the last two hours of each day. They
also regularly contact students’ parents
and attend the same professional
meetings as teachers. This arrangement
doesn’t just allow for more in-school
time; Citizen School teachers organize
engaging extras like hands-on projects,
mock trials, and field trips, which
parent volunteers might conduct in
richer schools. These activities broaden
students’ life experiences, providing
knowledge and motivation to help close
the achievement gap.
So where’s the person-power coming
from for arrangements like these?
Pappano bursts a partially true per-
ception: that no one wants to teach in
poor urban schools. She profiles highly
educated young people who believe
that education can level the playing
field for poor children and who aim to
do “turnaround”-style urban teaching.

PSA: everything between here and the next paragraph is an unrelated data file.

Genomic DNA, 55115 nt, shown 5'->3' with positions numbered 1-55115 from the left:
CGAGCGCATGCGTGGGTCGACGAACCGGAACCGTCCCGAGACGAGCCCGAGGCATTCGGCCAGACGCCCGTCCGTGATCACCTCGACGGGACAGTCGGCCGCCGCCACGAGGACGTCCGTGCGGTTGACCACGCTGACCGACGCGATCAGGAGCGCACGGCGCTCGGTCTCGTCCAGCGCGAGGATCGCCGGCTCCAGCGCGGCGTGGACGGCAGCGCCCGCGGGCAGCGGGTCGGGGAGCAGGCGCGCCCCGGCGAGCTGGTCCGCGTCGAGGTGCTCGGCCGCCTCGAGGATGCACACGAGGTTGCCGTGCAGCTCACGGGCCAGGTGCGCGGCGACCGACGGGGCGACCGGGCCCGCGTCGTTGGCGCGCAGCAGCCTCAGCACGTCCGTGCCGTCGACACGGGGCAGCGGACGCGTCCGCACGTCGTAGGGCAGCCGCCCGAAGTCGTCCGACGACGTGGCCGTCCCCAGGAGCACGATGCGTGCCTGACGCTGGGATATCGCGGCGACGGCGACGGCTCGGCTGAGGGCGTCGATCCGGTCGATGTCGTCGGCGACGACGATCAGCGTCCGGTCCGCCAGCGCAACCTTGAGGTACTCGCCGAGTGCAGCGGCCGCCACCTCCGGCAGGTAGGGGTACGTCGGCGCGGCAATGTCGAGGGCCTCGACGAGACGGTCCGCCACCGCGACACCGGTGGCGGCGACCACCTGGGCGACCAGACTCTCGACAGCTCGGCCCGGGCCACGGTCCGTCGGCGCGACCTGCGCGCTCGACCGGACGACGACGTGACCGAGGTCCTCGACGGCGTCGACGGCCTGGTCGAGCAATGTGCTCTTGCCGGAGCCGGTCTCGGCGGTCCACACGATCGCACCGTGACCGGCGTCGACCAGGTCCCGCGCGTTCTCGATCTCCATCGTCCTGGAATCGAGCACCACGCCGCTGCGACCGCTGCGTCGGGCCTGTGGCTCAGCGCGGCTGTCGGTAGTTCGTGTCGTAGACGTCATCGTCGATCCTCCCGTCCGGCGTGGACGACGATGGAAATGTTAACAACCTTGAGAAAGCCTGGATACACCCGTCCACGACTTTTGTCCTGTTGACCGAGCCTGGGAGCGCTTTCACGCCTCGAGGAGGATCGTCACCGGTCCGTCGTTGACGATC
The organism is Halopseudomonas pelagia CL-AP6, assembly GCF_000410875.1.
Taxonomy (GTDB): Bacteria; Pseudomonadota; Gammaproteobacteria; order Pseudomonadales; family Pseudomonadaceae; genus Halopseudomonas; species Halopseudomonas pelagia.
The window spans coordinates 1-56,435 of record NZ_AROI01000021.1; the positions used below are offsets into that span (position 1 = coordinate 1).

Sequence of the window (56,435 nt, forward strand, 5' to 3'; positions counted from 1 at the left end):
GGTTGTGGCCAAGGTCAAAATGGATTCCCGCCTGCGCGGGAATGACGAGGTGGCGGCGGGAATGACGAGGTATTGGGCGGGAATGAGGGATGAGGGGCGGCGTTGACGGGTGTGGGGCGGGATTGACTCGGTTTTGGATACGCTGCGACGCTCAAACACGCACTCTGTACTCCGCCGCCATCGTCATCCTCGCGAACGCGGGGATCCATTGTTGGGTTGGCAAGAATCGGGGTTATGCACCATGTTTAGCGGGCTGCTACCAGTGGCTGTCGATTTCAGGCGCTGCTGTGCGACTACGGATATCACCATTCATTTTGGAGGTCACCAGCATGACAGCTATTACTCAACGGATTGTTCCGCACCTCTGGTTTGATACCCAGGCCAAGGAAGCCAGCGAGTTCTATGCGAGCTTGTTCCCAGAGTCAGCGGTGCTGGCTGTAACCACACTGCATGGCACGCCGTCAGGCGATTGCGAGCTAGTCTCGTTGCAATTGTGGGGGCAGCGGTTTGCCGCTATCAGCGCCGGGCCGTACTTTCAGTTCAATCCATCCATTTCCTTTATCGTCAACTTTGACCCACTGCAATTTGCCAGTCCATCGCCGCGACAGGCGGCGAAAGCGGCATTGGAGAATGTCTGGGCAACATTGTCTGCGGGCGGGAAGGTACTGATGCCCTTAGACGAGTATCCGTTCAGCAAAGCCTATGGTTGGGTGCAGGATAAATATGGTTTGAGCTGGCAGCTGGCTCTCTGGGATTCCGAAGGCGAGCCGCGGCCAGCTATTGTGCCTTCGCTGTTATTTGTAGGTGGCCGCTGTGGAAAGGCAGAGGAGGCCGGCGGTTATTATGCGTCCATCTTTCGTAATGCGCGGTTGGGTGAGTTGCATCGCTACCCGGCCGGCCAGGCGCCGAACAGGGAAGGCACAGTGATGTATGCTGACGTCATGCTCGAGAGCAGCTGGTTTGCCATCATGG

These young adults may not want to be
classroom teachers for life, and many
have a more entrepreneurial and policy-
oriented bent to their sense of mission.
We meet members of this army in Pap-
pano’s chapter on teacher quality. Here’s
one teacher on the brink of burnout:
She is the picture of smart, edgy, urbane.
The good news is that much of this
urgency is creating positive change in
places formerly short on hope. EL
Inside School Turnarounds: Urgent Hopes,
Unfolding Stories by Laura Pappano was
published by Harvard Education Press in
2010. Paperback, $21.95.
Naomi Thiers is associate editor, Educational Leadership, email@example.com.
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